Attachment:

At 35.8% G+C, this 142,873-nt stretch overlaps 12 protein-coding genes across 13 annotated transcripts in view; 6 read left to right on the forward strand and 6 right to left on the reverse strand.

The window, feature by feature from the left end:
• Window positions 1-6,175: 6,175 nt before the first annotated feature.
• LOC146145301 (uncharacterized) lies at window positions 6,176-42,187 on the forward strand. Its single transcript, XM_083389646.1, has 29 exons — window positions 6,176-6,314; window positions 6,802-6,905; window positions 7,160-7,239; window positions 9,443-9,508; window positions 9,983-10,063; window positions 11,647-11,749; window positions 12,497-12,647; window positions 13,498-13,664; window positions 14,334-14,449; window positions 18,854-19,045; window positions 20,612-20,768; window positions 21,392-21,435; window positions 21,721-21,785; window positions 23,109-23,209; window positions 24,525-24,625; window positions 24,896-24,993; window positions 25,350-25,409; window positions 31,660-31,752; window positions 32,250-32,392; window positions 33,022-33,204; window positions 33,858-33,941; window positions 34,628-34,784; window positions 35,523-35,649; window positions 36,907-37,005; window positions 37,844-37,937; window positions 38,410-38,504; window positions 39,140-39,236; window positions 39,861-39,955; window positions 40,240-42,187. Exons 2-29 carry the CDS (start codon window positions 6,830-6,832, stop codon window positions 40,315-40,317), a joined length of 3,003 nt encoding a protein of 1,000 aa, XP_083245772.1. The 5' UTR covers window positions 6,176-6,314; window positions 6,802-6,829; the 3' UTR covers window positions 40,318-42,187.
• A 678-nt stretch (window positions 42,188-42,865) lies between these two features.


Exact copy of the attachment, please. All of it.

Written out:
At 35.8% G+C, this 142,873-nt stretch overlaps 12 protein-coding genes across 13 annotated transcripts in view; 6 read left to right on the forward strand and 6 right to left on the reverse strand.

The window, feature by feature from the left end:
• Window positions 1-6,175: 6,175 nt before the first annotated feature.
• LOC146145301 (uncharacterized) lies at window positions 6,176-42,187 on the forward strand. Its single transcript, XM_083389646.1, has 29 exons — window positions 6,176-6,314; window positions 6,802-6,905; window positions 7,160-7,239; window positions 9,443-9,508; window positions 9,983-10,063; window positions 11,647-11,749; window positions 12,497-12,647; window positions 13,498-13,664; window positions 14,334-14,449; window positions 18,854-19,045; window positions 20,612-20,768; window positions 21,392-21,435; window positions 21,721-21,785; window positions 23,109-23,209; window positions 24,525-24,625; window positions 24,896-24,993; window positions 25,350-25,409; window positions 31,660-31,752; window positions 32,250-32,392; window positions 33,022-33,204; window positions 33,858-33,941; window positions 34,628-34,784; window positions 35,523-35,649; window positions 36,907-37,005; window positions 37,844-37,937; window positions 38,410-38,504; window positions 39,140-39,236; window positions 39,861-39,955; window positions 40,240-42,187. Exons 2-29 carry the CDS (start codon window positions 6,830-6,832, stop codon window positions 40,315-40,317), a joined length of 3,003 nt encoding a protein of 1,000 aa, XP_083245772.1. The 5' UTR covers window positions 6,176-6,314; window positions 6,802-6,829; the 3' UTR covers window positions 40,318-42,187.
• A 678-nt stretch (window positions 42,188-42,865) lies between these two features.